Poverty Measurement: Federal Supplemental Poverty Measure (SPM)
Development of the Supplemental Poverty Measure
Plans to develop a supplemental poverty measure to complement, but not replace, the existing official poverty statistic were announced by the U.S. Commerce Department on March 2, 2010. Analysts from the U.S. Census Bureau and the U.S. Bureau of Labor Statistics are developing the measure, which uses the best new data and methodologies to obtain an improved understanding of the economic well-being of American families and of how federal policies affect those living in poverty. The initiative to create the new statistic was included in President Obama’s FY2011 budget proposal, but was not funded; however, research on many aspects of the Supplemental Poverty Measure (SPM) has gone forward nonetheless.
The official poverty measure, which has been in use since the 1960s, largely estimates poverty rates by looking at a family’s or an individual’s cash income. It will remain the definitive statistical measure. The supplemental measure is a more complex and refined statistic, including such additional items as tax payments and work expenses in estimating family resources. Unlike the official administrative measure, the supplemental measure is not the measure used to estimate eligibility for government programs. Instead, it is an additional macroeconomic statistic, providing further understanding of economic conditions and trends. It draws on the recommendations of a 1995 National Academy of Science report called Measuring Poverty, and the extensive research on poverty measurement that has been done over the past 15 years.
IRP Director Tim Smeeding and Ron Haskins, Brookings Senior Fellow and Co-director of the Center on Children and Families, have been discussing these same technical issues involved in poverty measurement with a group of experts who first met at Brookings Institution in October 2009. They released a letter in support of the Commerce Department’s announcement of the new, alternative measure.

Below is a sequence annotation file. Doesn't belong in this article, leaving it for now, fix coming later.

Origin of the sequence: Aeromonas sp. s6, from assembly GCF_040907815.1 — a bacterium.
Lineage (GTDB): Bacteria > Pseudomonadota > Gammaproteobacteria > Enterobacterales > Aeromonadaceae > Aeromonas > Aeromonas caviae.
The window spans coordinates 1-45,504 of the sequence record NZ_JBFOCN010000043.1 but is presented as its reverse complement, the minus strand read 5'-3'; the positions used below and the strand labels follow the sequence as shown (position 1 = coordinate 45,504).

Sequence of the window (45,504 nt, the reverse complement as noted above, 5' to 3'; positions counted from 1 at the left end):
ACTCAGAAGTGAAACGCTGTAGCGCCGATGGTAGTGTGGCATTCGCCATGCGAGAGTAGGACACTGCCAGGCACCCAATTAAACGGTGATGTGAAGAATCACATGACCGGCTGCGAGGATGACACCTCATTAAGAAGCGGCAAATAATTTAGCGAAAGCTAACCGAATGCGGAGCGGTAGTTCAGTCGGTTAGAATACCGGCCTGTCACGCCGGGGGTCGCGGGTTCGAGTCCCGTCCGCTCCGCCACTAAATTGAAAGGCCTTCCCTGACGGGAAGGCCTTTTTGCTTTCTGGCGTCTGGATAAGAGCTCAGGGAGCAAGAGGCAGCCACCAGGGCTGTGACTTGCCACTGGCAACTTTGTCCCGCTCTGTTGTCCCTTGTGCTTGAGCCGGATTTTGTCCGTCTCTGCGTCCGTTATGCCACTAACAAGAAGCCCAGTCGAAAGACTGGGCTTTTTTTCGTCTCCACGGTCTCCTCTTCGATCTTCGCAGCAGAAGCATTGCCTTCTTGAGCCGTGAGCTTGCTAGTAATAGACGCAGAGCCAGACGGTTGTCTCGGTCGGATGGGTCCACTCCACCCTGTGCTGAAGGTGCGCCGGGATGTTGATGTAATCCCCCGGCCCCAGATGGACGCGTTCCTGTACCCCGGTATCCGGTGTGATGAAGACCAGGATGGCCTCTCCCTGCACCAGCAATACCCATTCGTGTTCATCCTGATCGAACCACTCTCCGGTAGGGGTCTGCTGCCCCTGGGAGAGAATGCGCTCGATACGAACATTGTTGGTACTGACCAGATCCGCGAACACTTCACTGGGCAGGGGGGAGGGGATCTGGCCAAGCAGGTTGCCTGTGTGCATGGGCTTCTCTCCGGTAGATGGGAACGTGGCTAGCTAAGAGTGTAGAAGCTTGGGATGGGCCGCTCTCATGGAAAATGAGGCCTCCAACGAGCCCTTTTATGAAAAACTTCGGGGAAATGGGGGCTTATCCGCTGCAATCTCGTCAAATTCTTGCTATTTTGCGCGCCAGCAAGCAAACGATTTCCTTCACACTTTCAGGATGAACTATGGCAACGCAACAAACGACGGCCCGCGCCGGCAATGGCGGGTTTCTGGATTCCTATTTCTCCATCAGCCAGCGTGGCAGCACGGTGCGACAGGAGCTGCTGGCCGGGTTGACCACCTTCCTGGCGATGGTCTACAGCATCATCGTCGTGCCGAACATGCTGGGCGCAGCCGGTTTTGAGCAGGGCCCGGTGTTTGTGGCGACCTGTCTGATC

In a scaled-back initiative, the Census Bureau has maintained new questions on the Current Population Survey (CPS) Annual Social and Economic Supplement (ASEC) that help inform the SPM, and the Bureau released a new set of preliminary poverty estimates using the 2011 CPS ASEC before the end of October 2011. The Bureau of Labor Statistics, however, will not publish 2010 thresholds using the SPM approach in a time frame that would allow the Census Bureau to publish poverty estimates in September and will not be able to add questions to the Consumer Expenditure Survey at this time. For the latest news on development of the SPM, visit Census Bureau Update on the Supplemental Poverty Measure.
Research on Alternative Poverty Measures
The Supplemental Poverty Measure
- Short, Kathleen. November, 2012. The Research Supplemental Poverty Measure: 2011. Current Population Reports, P60-244. U.S. Census Bureau.
- Population Association of America (PAA) Webinar, April 19, 2012. How Are Children Faring? What the New Supplemental Poverty Measure Tells Us (recording, .wmv file). David S. Johnson, Timothy Smeeding, and Jane Waldfogel, speakers.
- Smeeding, Timothy. November 15, 2011. “Redefining ‘Poverty,’” an in-depth interview on the WisconsinEye independent network.
- Short, Kathleen. November, 2011. The Research Supplemental Poverty Measure: 2010, Current Population Reports, P60-241. U.S. Census Bureau.
- Short, Kathleen S. 2011. The Supplemental Poverty Measure: Examining the Incidence and Depth of Poverty in the U.S. Taking Account of Taxes and Transfers, presented at the 86th Annual Conference of the Western Economic Association International, June 29-July 3, 2011.
- Bavier, Richard. April 26, 2011. From NRC to SPM - What has not changed?
- Bavier, Richard. November 25, 2010. From NRC to SPM - What has changed?
- Short, Kathleen S. and Trudi J. Renwick. 2010. Supplemental Poverty Measure: Preliminary Estimates for 2008, prepared for the 32nd Annual Research Conference of The Association for Public Policy Analysis and Management, Boston, MA, November 4-6, 2010.
- Moskowitz, Daniel, Ron Haskins, and Timothy M. Smeeding. 2010. Is the Census Bureau's Supplemental Poverty Measure a Relative Measure of Poverty? Brookings Center on Children and Families.
- Short, Kathleen S. 2010. Who is Poor? A New Look with the Supplemental Poverty Measure, presented at the Allied Social Science Association Meetings, January 2011.
Effects of Public Policy
- Ziliak, James P. September 2011. Recent Developments in Antipoverty Policies in the United States. Institute for Research on Poverty, Discussion Paper no. 1396-11.
- Sherman, Arloc. November 7, 2011. Poverty and Financial Distress Would Have Been Substantially Worse in 2010 Without Government Action, New Census Data Show. Center on Budget and Policy Priorities.
- Sherman, Arloc. January 5, 2011. Despite Deep Recession and High Unemployment, Government Efforts – Including the Recovery Act – Prevented Poverty from Rising in 2009, New Census Data Show. Center on Budget and Policy Priorities.